Mutations in XPR1 cause primary familial brain calcification associated with altered phosphate export

Andrea Legati, Donatella Giovannini, Gaël Nicolas, Uriel López-Sánchez, Beatriz Quintáns, João R M Oliveira, Renee L Sears, Eliana Marisa Ramos, Elizabeth Spiteri, María-Jesús Sobrido, Ángel Carracedo, Cristina Castro-Fernández, Stéphanie Cubizolle, Brent L Fogel, Cyril Goizet, Joanna C Jen, Suppachok Kirdlarp, Anthony E Lang, Zosia Miedzybrodzka, Witoon MitarnunMartin Paucar, Henry Paulson, Jérémie Pariente, Anne-Claire Richard, Naomi S Salins, Sheila A Simpson, Pasquale Striano, Per Svenningsson, François Tison, Vivek K Unni, Olivier Vanakker, Marja W Wessels, Suppachok Wetchaphanphesat, Michele Yang, Francois Boller, Dominique Campion, Didier Hannequin, Marc Sitbon, Daniel H Geschwind, Jean-Luc Battini, Giovanni Coppola

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206 Citations (Scopus)


Primary familial brain calcification (PFBC) is a neurological disease characterized by calcium phosphate deposits in the basal ganglia and other brain regions and has thus far been associated with SLC20A2, PDGFB or PDGFRB mutations. We identified in multiple families with PFBC mutations in XPR1, a gene encoding a retroviral receptor with phosphate export function. These mutations alter phosphate export, implicating XPR1 and phosphate homeostasis in PFBC.

Original languageEnglish
Pages (from-to)579-581
Number of pages3
JournalNature Genetics
Issue number6
Early online date4 May 2015
Publication statusPublished - Jun 2015

Bibliographical note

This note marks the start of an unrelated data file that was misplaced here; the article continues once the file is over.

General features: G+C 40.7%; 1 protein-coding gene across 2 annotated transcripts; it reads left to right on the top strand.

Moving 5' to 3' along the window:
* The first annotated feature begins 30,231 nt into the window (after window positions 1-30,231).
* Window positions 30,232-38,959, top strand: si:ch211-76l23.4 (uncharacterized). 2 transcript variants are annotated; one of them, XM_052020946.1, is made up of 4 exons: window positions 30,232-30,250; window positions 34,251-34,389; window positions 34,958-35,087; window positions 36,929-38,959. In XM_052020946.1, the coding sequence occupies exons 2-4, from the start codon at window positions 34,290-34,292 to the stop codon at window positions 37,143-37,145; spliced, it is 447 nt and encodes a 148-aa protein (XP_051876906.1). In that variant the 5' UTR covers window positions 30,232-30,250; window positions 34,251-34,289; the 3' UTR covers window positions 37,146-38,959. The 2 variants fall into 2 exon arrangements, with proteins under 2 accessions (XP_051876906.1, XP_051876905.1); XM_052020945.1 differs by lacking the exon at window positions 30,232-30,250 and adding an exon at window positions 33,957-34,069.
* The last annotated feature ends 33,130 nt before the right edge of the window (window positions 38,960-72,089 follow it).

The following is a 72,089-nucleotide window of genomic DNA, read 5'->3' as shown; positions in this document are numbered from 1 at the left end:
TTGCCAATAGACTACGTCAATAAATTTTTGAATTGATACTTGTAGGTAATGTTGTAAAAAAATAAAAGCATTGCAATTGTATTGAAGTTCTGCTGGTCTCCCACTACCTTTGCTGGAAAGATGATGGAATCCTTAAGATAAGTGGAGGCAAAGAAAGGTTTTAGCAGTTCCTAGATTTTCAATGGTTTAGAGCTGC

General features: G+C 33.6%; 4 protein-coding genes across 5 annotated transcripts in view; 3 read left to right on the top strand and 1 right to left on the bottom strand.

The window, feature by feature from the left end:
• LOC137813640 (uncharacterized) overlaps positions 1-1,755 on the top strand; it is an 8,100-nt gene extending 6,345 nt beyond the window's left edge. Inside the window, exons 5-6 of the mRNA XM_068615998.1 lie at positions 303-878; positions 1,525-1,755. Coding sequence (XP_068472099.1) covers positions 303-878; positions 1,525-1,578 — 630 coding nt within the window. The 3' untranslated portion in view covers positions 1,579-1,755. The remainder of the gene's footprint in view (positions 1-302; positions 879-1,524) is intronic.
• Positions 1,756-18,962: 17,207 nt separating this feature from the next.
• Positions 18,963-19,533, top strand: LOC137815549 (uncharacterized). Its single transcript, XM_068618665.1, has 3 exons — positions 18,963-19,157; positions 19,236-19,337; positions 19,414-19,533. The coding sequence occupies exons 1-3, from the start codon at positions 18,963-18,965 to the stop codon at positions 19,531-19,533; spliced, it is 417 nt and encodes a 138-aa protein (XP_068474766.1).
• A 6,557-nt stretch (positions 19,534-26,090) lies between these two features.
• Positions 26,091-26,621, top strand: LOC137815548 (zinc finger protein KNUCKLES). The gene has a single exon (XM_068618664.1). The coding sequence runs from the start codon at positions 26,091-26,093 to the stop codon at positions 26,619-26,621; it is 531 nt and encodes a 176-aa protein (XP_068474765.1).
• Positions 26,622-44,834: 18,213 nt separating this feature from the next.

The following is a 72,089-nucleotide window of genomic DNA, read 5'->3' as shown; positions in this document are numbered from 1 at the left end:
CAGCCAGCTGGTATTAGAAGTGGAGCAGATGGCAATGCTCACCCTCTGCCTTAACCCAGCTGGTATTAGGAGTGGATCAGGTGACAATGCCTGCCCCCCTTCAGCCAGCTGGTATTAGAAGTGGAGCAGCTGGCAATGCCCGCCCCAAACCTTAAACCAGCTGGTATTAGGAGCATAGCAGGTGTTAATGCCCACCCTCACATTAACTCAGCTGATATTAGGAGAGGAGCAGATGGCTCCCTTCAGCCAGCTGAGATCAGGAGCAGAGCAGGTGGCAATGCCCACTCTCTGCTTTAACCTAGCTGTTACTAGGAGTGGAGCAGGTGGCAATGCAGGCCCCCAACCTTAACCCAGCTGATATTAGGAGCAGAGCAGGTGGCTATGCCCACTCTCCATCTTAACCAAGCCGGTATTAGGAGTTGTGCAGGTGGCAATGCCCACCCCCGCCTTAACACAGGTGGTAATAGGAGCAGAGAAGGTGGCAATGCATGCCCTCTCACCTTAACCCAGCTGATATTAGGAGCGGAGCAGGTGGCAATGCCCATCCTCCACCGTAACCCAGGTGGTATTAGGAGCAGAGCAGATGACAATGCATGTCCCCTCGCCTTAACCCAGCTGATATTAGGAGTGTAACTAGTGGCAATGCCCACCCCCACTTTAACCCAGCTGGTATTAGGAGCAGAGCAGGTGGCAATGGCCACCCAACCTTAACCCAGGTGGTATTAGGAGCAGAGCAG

Date of Acceptance: 06/05/2015

We acknowledge and thank all of the participants and families for their valuable contributions to our study; our clinical staff and laboratory members, J. DeYoung and the University of California Los Angeles (UCLA) Neuroscience Genomics Core, J. Touhami and J. Laval for their assistance and constant support; and the National Heart, Lung, and Blood Institute (NHLBI) GO Exome Sequencing Project and its ongoing studies, which produced and provided exome variant calls for comparison: the Lung GO Sequencing Project (HL-102923), the Women's Health Initiative (WHI) Sequencing Project (HL-102924), the Broad GO Sequencing Project (HL-102925), the Seattle GO Sequencing Project (HL-102926) and the Heart GO Sequencing Project (HL-103010). We are also indebted to the Montpellier Rio Imaging (MRI) platform for flow cytometry experiments. This work was funded by the US National Institutes of Health/National Institute of Neurological Disorders and Stroke (R01NS040752 to D.H.G.), by Association Française contre les Myopathies (AFM) and Ligue Nationale contre le Cancer (Comité de l'Hérault; to J.-L.B.), and by Fondation pour la Recherche Médicale (FRM) and a FEDER European Union Languedoc-Roussillon grant (Transportome; to M.S.). We also acknowledge the support of the National Institute of Neurological Disorders and Stroke Informatics Center for Neurogenetics and Neurogenomics (PSNS062691). D.G. was supported by FRM, Institut National du Cancer (INCa) and Labex GR-Ex (ANR-11-LABX-0051) fellowships, and U.L.-S. was supported by a Labex EpiGenMed (ANR-10-LABX-12-01) fellowship; Labex is funded by the program 'Investissements d'Avenir' of the French National Research Agency. J.-L.B. and M.S. were supported by INSERM. M.-J.S. and B.Q. are supported by the Fondo de Investigación Sanitaria, grant PI12/00742; INNOPHARMA project MINECO-USC; and FEDER funds. M.-J.S. and B.Q. hold research contracts from the Institute of Health Carlos III–SERGAS. J.R.M.O. acknowledges funding from FACEPE (APQ 1831-4.01/12) and CNPq (457556/2013-7; 480255/2013-0; 307909/2012-3). B.L.F. is funded by US National Institutes of Health grants K08MH086297 (National Institute of Mental Health) and R01NS082094 (National Institute of Neurological Disorders and Stroke). G.N., A.-C.R., D.H. and D.C. are supported by INSERM, the University Hospital of Rouen and the French CNR-MAJ.


  • medical genetics
  • neurodegenerative diseases


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